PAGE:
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Monday, March 22, 2010

Eleven Plus Appeals

Some worthy children, and their equally worthy parents, face the dreaded prospect of `The Appeal’. Some appeals will be held in the very near future. Just as the parents of the eleven plus children may have woken up rehearsing their marriage vows, so the words they hope to speak in the appeal may be hurtling around their brains.

“Do you as a school take my child to be your lawfully constituted pupil?

Do you promise to teach, honour and take care of my wonderfully precious child?

Will you do your best through thick and thin and not think about other children all the time my child is in your care?”

The eleven plus examination presupposes a supply of suitable candidates – and with this the need to reject a percentage of them. Some grammar schools will have the real problem of selection of wondering whether they have selected the right children – as well as the concern that they may have rejected other able children who have simply not reached the required mark on the day.

Parents must enter the appeal secure in the knowledge that it is likely that there will be some vacant grammar school places – and that the school needs to fill the empty seats. “The school needs my child more than my child needs the school.”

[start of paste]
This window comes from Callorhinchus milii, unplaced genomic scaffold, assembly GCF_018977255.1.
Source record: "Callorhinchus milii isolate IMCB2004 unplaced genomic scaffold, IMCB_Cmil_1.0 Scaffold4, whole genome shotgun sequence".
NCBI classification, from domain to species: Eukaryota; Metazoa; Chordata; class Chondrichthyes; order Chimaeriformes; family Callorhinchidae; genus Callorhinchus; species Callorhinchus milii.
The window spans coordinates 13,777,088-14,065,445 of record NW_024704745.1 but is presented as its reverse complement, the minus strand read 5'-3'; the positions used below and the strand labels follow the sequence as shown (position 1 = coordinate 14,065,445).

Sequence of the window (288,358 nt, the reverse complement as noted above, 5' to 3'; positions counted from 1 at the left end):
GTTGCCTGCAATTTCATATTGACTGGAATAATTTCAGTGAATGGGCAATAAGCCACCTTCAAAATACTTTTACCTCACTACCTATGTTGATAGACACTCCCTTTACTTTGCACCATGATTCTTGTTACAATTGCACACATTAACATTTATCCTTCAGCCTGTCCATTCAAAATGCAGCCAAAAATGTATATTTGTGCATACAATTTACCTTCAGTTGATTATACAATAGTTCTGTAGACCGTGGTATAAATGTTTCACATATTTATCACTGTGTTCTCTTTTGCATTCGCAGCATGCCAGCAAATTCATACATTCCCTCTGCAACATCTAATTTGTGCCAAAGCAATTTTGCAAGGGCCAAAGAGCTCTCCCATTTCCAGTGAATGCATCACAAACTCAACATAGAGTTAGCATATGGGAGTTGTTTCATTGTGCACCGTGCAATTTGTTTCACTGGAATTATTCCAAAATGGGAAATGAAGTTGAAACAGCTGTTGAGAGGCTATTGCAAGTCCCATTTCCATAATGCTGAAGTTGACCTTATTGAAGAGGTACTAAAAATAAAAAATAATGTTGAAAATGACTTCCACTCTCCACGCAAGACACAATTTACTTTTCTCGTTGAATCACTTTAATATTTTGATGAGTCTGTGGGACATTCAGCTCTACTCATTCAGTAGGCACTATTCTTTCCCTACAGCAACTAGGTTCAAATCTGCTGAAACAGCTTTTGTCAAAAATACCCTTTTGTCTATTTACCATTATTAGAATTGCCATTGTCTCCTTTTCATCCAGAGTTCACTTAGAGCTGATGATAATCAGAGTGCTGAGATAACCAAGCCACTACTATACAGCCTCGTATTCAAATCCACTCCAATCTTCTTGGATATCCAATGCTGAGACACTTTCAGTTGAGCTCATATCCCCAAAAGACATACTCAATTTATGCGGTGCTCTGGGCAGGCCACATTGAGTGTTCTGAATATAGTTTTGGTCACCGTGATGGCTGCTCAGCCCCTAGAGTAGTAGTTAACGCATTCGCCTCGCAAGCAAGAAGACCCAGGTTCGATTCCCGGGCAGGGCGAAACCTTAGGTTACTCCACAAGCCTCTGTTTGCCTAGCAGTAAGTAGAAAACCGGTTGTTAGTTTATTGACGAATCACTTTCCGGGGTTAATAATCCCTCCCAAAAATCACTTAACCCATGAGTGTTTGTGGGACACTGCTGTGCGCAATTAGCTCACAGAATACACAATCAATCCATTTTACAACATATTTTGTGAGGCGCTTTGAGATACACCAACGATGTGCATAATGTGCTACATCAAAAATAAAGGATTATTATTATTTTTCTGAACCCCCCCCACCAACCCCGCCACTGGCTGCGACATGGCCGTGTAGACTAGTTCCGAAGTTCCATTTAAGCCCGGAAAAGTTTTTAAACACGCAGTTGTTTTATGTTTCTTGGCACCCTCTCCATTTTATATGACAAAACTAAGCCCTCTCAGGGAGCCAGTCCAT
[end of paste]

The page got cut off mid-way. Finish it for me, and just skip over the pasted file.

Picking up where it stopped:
As soon as the results of the eleven plus are posted we have a range of children with different attributes vying for a limited number of places. Before the pass mark is announced we have large numbers of children who have to reach a specified score. After the results there will be a variety of reasons why a child may not have done as well as expected `on the day’.

One of the various rationales of the eleven plus is that the examination is designed to predict future academic success. Parents do not, however, have the opportunity of being able to question the `goodness’ or the `appropriateness’ of the examination. Of course some parents may be able to see the papers their children sat – and then have the opportunity of discussing the papers in the appeal.

After all the appeals have been heard the children will be put into various categories. A major factor in the classification of the children will be the ability of the panel to be able to predict how well they think each child will perform in a grammar school.

To a degree the appeal board will need to have a picture of a composite child. Naturally there will be extenuating circumstances affecting the outcome.

For parents – one final gesture of good fortune. There is a section in the Christian marriage ceremony where the priest says words to the effect:

“Speak now or for ever hold your voice.”

After all when you walk away from the appeal you want to keep in mind the saying:

“Speech was given to conceal or disguise man’s thoughts.”

Don’t give your chance away.

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